Belgrade officials want to hear from community members, business owners and local leaders on Tuesday, as they continue to consider what should be included in the master plans that will govern future residential, commercial and recreational development in the city for years to come.
Drafts of the proposed Growth Policy Update and Parks and Recreation Master Plan will be presented to the public at the open house, which is scheduled for May 21 at the Belgrade Community Library from 5-7 p.m. This is the second public meeting the city has held this spring to hear citizen comment, but citizen input has been sought all along, said Jason Karp, Belgrade’s planning director. He said that comments collected in meetings and through an online survey were given to consultants as guidelines before the plans were drafted.
Karp emphasized that the plans are more than just wish lists. Once approved by the Belgrade City Council and Gallatin County Commission, all zoning decisions, subdivision improvements or commercial developments proposed in the city will have to comply with the regulations stipulated within.
Similarly, when funding becomes available for recreational facilities through the collection of impact fees, all projects will have to fit into the Parks and Recreation plan.
The new Growth Policy will include an updated land use map and changes to the zoning code, Karp said. It also will include a number of updated goals and objectives.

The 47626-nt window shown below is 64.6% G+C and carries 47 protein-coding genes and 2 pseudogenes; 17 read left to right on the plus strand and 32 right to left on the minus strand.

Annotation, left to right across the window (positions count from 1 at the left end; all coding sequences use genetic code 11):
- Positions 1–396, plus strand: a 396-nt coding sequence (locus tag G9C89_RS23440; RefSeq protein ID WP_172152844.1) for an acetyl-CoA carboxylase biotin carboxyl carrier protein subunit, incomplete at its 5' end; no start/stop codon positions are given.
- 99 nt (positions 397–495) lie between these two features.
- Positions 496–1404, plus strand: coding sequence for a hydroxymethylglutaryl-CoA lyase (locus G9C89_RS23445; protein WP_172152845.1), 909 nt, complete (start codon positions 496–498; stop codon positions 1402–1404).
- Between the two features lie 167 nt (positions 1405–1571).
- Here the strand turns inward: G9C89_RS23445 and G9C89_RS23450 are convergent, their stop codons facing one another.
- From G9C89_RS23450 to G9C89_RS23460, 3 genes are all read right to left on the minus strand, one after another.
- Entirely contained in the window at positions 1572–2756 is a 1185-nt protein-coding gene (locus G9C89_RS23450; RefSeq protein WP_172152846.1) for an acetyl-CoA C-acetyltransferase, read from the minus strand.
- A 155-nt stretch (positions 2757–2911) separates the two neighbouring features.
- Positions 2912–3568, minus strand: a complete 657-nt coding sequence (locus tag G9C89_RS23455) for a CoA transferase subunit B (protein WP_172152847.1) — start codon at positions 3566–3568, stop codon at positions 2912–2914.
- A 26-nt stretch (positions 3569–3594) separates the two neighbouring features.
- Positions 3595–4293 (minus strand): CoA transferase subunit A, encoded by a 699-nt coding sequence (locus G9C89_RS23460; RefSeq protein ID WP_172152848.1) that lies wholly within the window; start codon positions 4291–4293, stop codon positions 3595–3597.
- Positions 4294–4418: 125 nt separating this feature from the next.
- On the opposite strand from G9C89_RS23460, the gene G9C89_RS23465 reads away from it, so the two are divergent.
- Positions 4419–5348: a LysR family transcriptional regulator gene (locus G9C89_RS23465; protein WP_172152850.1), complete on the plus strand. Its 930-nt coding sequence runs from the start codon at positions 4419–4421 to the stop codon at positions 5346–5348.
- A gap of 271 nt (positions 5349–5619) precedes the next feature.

“The draft has ideas for making downtown (Main Street) more urban,” he said, adding that the plan currently in place does not address that detail.
A more urban downtown would comprise denser development, public parking lots or structures, and residential housing in the business district, which is a type of housing that Belgrade doesn’t currently have, Karp said. Such a model, theoretically, would make downtown businesses more viable.
“If people live near downtown, they’re more likely to do business there,” he said.
He added that a more vibrant urban core also might make the area more appealing to visitors, such as those who fly into the airport, but tend to pass right through Belgrade on their way to other destinations.
“One of the hopes with downtown is to catch a few of those dollars, if we can make our town attractive,” he said.
The recreation plan includes a detailed inventory of the amenities Belgrade already has, so that underserved areas can be more easily identified and future needs addressed. Among the most common requests made by citizens were trails and connectivity, a public swimming pool, and the development of more parkland, Karp said.
Tiffany Maierle, president of the Belgrade Community Coalition, urged people to turn out for Tuesday’s meeting to talk about those and other things they would like to see.
“People need to come out and share their hopes and dreams,” she said.
Karp hopes that after people have a chance to look over the drafts, they will draw their own conclusions and tell city officials what they think.
The final draft of the plan should be completed and adopted early next winter, Karp said.